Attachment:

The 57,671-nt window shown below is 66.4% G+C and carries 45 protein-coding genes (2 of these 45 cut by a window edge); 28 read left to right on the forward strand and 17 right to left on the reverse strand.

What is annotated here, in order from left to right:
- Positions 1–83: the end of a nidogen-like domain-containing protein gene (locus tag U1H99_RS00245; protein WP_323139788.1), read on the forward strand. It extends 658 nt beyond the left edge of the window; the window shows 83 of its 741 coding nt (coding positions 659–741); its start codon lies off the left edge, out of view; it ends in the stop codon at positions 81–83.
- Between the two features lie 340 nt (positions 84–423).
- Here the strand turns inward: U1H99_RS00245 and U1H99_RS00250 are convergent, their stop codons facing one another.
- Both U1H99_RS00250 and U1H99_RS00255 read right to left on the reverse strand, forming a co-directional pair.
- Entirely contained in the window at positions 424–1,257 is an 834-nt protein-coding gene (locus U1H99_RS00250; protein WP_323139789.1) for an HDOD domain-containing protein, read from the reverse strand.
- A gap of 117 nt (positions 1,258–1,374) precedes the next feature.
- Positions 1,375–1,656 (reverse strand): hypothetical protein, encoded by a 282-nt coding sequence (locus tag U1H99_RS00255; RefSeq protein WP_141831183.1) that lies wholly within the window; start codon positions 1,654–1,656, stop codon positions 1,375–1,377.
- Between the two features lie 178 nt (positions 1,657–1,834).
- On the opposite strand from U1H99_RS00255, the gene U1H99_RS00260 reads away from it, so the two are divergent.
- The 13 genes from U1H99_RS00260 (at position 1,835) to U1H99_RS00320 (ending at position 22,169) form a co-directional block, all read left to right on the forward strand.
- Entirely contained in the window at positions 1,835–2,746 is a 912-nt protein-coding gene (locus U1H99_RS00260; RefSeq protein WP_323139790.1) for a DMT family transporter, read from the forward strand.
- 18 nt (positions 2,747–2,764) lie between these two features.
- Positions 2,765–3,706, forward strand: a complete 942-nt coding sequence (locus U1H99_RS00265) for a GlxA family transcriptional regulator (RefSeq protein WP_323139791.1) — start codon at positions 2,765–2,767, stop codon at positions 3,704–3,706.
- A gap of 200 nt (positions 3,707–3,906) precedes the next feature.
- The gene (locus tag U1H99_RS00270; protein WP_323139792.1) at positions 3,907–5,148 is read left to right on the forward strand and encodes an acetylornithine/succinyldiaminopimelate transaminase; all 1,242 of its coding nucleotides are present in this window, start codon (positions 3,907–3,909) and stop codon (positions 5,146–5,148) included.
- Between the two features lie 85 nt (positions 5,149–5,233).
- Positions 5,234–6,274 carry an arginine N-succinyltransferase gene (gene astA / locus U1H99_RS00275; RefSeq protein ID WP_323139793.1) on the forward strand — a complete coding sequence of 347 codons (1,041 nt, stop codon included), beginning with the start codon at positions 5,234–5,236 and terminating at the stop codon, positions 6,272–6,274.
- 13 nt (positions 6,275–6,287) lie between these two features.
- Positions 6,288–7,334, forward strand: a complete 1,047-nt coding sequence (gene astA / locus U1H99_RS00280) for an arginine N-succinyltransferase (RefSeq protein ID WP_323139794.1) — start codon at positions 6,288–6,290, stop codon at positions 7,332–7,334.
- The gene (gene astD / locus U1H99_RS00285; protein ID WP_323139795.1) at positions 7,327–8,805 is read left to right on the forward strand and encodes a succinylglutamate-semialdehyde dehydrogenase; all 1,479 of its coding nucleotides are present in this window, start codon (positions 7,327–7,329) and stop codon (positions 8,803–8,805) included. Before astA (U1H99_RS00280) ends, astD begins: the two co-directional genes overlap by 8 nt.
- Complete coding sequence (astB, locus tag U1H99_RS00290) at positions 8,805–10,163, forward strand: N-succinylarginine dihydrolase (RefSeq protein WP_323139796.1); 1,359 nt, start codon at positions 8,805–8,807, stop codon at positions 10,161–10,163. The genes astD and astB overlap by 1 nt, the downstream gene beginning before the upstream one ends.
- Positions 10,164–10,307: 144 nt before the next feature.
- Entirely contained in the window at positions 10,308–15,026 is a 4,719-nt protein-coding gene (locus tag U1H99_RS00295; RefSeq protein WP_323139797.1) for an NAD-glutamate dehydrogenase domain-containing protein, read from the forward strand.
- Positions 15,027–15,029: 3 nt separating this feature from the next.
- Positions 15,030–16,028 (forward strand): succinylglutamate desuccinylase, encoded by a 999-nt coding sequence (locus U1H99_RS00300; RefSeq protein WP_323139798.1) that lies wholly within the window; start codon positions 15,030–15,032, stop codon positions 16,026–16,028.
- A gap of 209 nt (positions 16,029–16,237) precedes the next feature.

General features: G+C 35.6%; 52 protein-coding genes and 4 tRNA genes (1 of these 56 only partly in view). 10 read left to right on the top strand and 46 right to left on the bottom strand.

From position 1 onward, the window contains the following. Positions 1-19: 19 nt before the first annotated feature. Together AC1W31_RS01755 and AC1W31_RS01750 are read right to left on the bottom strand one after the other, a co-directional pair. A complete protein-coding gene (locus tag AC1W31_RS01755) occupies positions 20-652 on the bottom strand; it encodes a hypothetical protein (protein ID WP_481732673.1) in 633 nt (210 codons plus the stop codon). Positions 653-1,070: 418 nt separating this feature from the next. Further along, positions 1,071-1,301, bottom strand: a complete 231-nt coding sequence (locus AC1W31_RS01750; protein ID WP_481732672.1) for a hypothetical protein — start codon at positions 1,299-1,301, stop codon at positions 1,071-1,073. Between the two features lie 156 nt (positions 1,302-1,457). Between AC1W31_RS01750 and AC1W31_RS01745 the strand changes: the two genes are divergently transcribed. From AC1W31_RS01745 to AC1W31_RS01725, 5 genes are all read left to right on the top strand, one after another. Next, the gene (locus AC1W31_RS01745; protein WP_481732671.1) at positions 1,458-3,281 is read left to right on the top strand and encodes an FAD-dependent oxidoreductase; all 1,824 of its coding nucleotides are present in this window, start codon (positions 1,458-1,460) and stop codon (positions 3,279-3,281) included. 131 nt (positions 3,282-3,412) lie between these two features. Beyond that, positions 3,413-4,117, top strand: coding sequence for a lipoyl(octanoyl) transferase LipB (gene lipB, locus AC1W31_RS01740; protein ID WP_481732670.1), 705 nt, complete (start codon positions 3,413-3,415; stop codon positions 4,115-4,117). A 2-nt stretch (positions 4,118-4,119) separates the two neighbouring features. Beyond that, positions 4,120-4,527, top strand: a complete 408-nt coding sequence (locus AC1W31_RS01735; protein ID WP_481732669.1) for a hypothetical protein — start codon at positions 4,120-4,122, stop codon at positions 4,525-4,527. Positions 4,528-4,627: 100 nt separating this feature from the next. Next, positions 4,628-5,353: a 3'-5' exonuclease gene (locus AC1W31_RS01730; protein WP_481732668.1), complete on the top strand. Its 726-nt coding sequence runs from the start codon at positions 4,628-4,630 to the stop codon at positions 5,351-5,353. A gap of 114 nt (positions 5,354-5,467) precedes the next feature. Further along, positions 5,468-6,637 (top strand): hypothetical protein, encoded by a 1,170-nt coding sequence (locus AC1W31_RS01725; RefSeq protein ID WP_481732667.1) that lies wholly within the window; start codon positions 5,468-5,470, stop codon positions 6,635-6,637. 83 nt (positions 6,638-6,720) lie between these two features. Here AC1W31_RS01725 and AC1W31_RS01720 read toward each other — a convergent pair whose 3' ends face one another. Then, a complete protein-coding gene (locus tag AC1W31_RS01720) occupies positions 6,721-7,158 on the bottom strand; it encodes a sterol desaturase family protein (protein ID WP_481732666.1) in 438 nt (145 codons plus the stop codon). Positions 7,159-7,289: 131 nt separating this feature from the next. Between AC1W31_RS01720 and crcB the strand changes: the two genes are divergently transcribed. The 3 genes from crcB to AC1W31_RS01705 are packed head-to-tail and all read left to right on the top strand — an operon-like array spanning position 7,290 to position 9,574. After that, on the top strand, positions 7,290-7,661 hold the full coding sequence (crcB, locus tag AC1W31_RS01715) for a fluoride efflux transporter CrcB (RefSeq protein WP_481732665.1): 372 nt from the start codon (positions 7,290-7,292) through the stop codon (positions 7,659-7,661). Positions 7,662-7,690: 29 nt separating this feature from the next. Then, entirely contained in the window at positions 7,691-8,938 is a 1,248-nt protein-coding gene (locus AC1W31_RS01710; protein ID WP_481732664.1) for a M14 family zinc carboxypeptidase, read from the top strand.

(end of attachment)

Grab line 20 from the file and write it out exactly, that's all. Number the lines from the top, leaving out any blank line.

- 13 nt (positions 6,275–6,287) lie between these two features.